More Than a Game: Esports at CES® 2020

Overview Esports and gaming have quickly become more than a passing trend for younger sports fans. At CES 2020, the gaming and esports conference track touched on emerging trends in this growing industry.

The rise of esports offers unprecedented access to the sports world for younger audiences, redefining the consumption of traditional sports and opening new doors for companies to engage with a new generation of fans.

At CES 2020, industry experts shared top trends and lessons they are seeing as the gaming and esports genre expands.

The esports community is similar to traditional sports, but marketers need to customize their approach to succeed.

In the Sports and Esports: The Future of Fan Engagement panel, Kristin Connelly of Overwatch explained that esports fans share many traits with traditional sports fan bases, including, “rituals and traditions, and the community, and watching together, and talking about the sport together.”

The similarities continue when it comes to the fan base structure. Simon Temperley, chief marketing officer of Allied Esports International, explained that, as we see in traditional sports, there are various fan demographics in esports.

Despite these similarities, the panel acknowledged that marketers must adapt their traditional methods to succeed in the esports communities. The ideas of authenticity and partnership building are key aspects that marketers must keep in mind when trying to break into the broad esports ecosystem.  


Brands should fully embrace the opportunities that arise from esports and make the investment.

The How Are Brands Engaging with Esports and Gaming? panel discussed how, though brands currently have different levels of comfort with investing in esports, there are a variety of entry points. Companies can also reference traditional marketing learnings to understand the world of opportunity available currently in esports.

“No one is certain,” said Grace Dolan, VP of Home Entertainment, Integrated Marketing, Samsung Electronics. “But if we use traditional learnings about how to invest marketing dollars within any interest or passion, there is a world of opportunity.”

Sarah Looss, head of sales, Americas for Twitch, explained the benefit of esports when it comes to interacting with fans: “It’s that proximity. It’s the way [gamers] feel that there is zero distance between [them] and the athlete.”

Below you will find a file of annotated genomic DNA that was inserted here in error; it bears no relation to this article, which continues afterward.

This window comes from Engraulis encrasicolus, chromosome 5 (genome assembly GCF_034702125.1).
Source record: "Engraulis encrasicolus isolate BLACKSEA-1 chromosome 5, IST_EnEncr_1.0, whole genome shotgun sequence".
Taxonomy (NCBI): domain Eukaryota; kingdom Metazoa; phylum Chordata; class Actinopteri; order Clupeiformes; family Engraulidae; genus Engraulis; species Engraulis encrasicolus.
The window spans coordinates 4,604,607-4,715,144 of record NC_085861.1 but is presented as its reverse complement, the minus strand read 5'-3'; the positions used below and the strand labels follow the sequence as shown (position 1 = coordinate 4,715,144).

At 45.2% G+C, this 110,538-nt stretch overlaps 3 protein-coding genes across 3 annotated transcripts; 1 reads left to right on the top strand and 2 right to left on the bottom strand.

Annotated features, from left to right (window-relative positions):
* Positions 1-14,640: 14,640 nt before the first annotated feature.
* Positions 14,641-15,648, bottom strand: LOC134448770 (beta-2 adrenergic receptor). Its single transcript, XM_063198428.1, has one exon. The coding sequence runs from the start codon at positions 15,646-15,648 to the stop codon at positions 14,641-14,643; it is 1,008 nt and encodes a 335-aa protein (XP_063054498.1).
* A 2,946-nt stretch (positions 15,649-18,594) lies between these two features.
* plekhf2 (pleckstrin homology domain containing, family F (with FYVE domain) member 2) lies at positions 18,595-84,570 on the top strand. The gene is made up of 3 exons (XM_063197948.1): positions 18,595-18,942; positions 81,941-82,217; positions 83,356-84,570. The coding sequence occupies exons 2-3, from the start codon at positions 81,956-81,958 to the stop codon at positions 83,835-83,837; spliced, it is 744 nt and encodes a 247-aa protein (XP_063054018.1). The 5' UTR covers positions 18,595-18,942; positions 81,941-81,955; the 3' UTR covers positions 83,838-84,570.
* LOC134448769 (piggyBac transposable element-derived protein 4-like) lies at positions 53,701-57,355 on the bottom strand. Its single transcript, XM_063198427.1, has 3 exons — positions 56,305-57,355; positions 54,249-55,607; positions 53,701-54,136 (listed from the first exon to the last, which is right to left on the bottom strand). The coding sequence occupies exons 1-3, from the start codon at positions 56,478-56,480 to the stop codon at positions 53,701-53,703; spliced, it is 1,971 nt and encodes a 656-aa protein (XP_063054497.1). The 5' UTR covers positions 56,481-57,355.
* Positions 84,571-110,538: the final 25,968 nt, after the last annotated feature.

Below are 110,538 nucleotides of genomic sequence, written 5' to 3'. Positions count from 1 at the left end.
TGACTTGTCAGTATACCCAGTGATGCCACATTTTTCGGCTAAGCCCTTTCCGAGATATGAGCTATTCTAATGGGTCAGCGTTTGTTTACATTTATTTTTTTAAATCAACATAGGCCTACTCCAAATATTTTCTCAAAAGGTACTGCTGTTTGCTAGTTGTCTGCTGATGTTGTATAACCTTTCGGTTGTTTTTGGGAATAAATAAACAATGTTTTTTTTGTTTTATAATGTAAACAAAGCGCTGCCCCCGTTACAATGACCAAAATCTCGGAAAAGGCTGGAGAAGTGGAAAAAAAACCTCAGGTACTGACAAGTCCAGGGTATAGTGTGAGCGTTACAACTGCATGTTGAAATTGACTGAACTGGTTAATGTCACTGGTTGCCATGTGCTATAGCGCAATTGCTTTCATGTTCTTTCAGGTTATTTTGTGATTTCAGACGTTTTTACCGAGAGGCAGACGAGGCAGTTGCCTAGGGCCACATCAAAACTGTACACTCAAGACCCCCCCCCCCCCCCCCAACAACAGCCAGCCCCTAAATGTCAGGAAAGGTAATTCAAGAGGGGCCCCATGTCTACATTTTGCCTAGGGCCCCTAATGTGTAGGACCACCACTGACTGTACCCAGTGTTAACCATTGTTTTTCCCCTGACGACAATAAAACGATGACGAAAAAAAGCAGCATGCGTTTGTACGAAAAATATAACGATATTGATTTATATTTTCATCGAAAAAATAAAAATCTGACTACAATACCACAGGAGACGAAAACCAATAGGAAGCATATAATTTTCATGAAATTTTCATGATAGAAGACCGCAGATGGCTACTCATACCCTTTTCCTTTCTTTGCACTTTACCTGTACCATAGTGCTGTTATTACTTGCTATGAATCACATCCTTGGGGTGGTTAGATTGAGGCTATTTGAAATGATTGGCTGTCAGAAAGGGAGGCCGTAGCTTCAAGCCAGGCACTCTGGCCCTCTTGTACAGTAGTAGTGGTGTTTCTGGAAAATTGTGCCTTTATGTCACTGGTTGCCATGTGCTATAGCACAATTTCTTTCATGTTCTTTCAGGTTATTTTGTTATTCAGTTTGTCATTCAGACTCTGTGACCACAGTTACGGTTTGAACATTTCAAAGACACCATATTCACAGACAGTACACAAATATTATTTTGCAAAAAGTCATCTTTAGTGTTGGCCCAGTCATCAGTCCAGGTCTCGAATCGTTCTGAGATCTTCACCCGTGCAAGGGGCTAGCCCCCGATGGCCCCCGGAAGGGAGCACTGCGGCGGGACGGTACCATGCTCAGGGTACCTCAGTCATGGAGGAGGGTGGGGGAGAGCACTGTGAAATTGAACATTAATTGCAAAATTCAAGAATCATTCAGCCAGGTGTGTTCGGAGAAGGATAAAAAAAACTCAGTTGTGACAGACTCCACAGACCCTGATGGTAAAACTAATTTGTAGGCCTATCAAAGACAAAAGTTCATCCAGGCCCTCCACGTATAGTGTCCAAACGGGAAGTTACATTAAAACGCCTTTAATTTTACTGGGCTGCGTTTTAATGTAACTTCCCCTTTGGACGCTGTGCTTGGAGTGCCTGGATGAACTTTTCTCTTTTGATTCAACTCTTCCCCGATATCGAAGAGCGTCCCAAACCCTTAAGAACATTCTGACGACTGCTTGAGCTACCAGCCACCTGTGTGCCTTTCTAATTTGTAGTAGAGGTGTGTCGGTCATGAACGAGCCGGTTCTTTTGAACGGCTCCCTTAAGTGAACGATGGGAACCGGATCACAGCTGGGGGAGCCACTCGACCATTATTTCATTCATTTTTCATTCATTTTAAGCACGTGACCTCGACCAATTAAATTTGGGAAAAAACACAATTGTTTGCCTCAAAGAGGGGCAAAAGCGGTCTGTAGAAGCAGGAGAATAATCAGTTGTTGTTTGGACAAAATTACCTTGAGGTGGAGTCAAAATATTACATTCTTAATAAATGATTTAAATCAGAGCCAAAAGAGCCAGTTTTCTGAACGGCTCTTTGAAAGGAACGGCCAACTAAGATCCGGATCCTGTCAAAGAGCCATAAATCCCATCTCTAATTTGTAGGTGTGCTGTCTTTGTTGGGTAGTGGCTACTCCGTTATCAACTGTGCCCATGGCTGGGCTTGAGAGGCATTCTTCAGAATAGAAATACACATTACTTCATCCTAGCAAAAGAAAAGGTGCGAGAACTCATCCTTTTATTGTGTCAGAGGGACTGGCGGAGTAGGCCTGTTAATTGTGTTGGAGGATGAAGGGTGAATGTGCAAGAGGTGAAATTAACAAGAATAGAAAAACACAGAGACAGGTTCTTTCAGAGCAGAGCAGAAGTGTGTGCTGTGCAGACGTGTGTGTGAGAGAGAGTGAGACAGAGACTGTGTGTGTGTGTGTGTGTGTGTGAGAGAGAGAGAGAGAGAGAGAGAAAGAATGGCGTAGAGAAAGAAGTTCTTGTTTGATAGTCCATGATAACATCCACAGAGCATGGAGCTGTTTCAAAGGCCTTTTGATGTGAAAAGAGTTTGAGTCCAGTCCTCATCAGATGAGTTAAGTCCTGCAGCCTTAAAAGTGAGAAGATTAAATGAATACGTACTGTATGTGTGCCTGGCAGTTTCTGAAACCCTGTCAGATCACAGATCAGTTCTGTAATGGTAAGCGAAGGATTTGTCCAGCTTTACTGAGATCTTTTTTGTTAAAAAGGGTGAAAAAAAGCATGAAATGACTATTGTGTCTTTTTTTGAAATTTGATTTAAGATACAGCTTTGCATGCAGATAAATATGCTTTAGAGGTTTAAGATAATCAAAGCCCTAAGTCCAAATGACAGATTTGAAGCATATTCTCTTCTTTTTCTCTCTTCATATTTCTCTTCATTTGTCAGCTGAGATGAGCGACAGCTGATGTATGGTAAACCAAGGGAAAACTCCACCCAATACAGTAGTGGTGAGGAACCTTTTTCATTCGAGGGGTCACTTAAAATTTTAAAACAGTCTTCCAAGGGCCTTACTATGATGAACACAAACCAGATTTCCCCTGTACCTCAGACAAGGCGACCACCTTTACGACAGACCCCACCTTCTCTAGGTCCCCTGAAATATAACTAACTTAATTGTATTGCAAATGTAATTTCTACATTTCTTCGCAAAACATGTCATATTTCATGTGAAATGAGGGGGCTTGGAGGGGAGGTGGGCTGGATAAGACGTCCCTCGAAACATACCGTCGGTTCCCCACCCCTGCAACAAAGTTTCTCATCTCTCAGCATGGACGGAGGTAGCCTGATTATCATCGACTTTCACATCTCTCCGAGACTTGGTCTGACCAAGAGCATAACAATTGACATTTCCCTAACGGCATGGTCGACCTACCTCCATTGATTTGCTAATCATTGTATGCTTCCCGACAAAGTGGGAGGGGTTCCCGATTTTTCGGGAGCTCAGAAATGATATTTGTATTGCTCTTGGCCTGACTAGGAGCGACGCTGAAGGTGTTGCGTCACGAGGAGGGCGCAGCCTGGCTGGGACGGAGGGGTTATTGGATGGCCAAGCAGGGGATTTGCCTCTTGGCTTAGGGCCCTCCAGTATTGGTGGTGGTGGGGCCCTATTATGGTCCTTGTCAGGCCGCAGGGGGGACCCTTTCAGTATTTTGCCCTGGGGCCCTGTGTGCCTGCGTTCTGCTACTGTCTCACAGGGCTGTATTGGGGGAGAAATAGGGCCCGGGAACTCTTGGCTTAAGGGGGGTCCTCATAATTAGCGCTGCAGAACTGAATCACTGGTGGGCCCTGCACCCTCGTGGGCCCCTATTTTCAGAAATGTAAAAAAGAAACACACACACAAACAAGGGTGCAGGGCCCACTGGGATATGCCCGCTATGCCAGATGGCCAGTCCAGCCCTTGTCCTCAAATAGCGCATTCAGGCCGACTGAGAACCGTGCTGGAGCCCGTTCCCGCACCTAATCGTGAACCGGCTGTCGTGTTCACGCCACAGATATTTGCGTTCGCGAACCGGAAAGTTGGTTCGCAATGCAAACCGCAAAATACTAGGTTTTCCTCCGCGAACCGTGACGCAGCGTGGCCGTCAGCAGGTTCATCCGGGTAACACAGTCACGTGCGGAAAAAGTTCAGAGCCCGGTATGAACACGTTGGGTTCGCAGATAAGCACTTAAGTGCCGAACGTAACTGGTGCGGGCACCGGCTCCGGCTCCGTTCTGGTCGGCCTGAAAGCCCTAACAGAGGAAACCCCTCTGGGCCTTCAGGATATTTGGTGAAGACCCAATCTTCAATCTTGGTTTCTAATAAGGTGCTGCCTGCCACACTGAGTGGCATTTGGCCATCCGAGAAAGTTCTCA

Esports is a legitimate and professional career choice, and the industry is only growing.

“We are partnering with schools and offering scholarships for esports and building out teams,” said Marcus Kennedy, general manager of the gaming division, client computing group at Intel, on the Esports and Technology: An innovation game-changer panel.

Ann Hand, CEO and chairman of Super League Gaming, pointed out that there are already more than 10,000 professional esports players, and esports tournaments are filling up large stadiums, no different than traditional sports.

“The viewing audience for esports at the pro level is even bigger than Major League Baseball and the National Hockey League’s fanbase,” she said.


Esports influencers and brands are and should be reaching out, learning together about how to partner to bring excitement to the industry.

As professional esports influencers become more prevalent and brands begin to back esports and gaming, there is a learning curve as each starts to discover how to connect and find partnerships that do not jeopardize their own values.

“It should be about the relationship [between the brand and you as an influencer]. Develop those relationships, and grind and grow,” said Dabier Snell, actor, rapper, streamer, YouTuber and skater, who represented Dell and Alienware at CES 2020. “It’s better to have longevity with a brand than a paycheck.”


The industry can harness the power of data and analytics to move the needle for teams, fans and brands.

During the What’s Next with Data in Esports panel, panelists described how data is set to help standardize viewership metrics and lay foundations for the industry that can make analytics stable for the future.

Beyond attracting new audiences to this relatively young sport, data can help retain existing fans and players, who are already a core audience and the biggest supporters of the industry.

“We’re continually looking at all these trends and differences in audiences as well as the global changes that happen and the cultural impacts made to help formulate what is the best thing for our sport,” said Doug Watson, head of esports insights at Riot Games.


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